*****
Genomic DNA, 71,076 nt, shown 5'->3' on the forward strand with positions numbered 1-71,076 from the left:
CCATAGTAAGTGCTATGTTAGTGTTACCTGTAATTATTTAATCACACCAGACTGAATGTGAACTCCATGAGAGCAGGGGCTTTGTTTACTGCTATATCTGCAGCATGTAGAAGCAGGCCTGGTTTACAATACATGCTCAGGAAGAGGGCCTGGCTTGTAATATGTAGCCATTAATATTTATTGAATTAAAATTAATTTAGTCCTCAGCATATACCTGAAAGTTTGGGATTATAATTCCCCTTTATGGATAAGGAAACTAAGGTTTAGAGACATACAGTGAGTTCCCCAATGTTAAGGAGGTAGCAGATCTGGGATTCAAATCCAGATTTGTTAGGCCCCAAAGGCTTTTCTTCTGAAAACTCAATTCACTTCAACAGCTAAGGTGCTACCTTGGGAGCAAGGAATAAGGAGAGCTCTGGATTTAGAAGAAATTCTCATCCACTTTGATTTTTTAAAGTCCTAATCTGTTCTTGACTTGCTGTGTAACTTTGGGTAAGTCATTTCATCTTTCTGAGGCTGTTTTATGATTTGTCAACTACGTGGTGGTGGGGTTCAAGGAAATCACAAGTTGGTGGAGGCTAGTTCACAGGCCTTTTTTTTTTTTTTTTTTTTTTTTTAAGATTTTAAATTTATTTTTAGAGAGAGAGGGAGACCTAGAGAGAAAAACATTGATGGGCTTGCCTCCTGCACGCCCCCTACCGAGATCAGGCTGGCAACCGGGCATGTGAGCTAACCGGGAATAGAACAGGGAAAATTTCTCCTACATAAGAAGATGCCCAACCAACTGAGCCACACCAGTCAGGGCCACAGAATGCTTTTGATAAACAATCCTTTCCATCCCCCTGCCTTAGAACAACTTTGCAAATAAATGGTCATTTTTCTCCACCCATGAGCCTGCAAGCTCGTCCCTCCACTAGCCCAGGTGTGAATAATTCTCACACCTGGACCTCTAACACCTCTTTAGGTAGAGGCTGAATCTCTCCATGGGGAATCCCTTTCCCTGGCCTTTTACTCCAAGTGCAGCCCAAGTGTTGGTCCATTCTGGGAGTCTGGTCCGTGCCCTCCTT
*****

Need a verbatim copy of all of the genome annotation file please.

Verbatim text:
Genomic DNA, 71,076 nt, shown 5'->3' on the forward strand with positions numbered 1-71,076 from the left:
CCATAGTAAGTGCTATGTTAGTGTTACCTGTAATTATTTAATCACACCAGACTGAATGTGAACTCCATGAGAGCAGGGGCTTTGTTTACTGCTATATCTGCAGCATGTAGAAGCAGGCCTGGTTTACAATACATGCTCAGGAAGAGGGCCTGGCTTGTAATATGTAGCCATTAATATTTATTGAATTAAAATTAATTTAGTCCTCAGCATATACCTGAAAGTTTGGGATTATAATTCCCCTTTATGGATAAGGAAACTAAGGTTTAGAGACATACAGTGAGTTCCCCAATGTTAAGGAGGTAGCAGATCTGGGATTCAAATCCAGATTTGTTAGGCCCCAAAGGCTTTTCTTCTGAAAACTCAATTCACTTCAACAGCTAAGGTGCTACCTTGGGAGCAAGGAATAAGGAGAGCTCTGGATTTAGAAGAAATTCTCATCCACTTTGATTTTTTAAAGTCCTAATCTGTTCTTGACTTGCTGTGTAACTTTGGGTAAGTCATTTCATCTTTCTGAGGCTGTTTTATGATTTGTCAACTACGTGGTGGTGGGGTTCAAGGAAATCACAAGTTGGTGGAGGCTAGTTCACAGGCCTTTTTTTTTTTTTTTTTTTTTTTTTAAGATTTTAAATTTATTTTTAGAGAGAGAGGGAGACCTAGAGAGAAAAACATTGATGGGCTTGCCTCCTGCACGCCCCCTACCGAGATCAGGCTGGCAACCGGGCATGTGAGCTAACCGGGAATAGAACAGGGAAAATTTCTCCTACATAAGAAGATGCCCAACCAACTGAGCCACACCAGTCAGGGCCACAGAATGCTTTTGATAAACAATCCTTTCCATCCCCCTGCCTTAGAACAACTTTGCAAATAAATGGTCATTTTTCTCCACCCATGAGCCTGCAAGCTCGTCCCTCCACTAGCCCAGGTGTGAATAATTCTCACACCTGGACCTCTAACACCTCTTTAGGTAGAGGCTGAATCTCTCCATGGGGAATCCCTTTCCCTGGCCTTTTACTCCAAGTGCAGCCCAAGTGTTGGTCCATTCTGGGAGTCTGGTCCGTGCCCTCCTT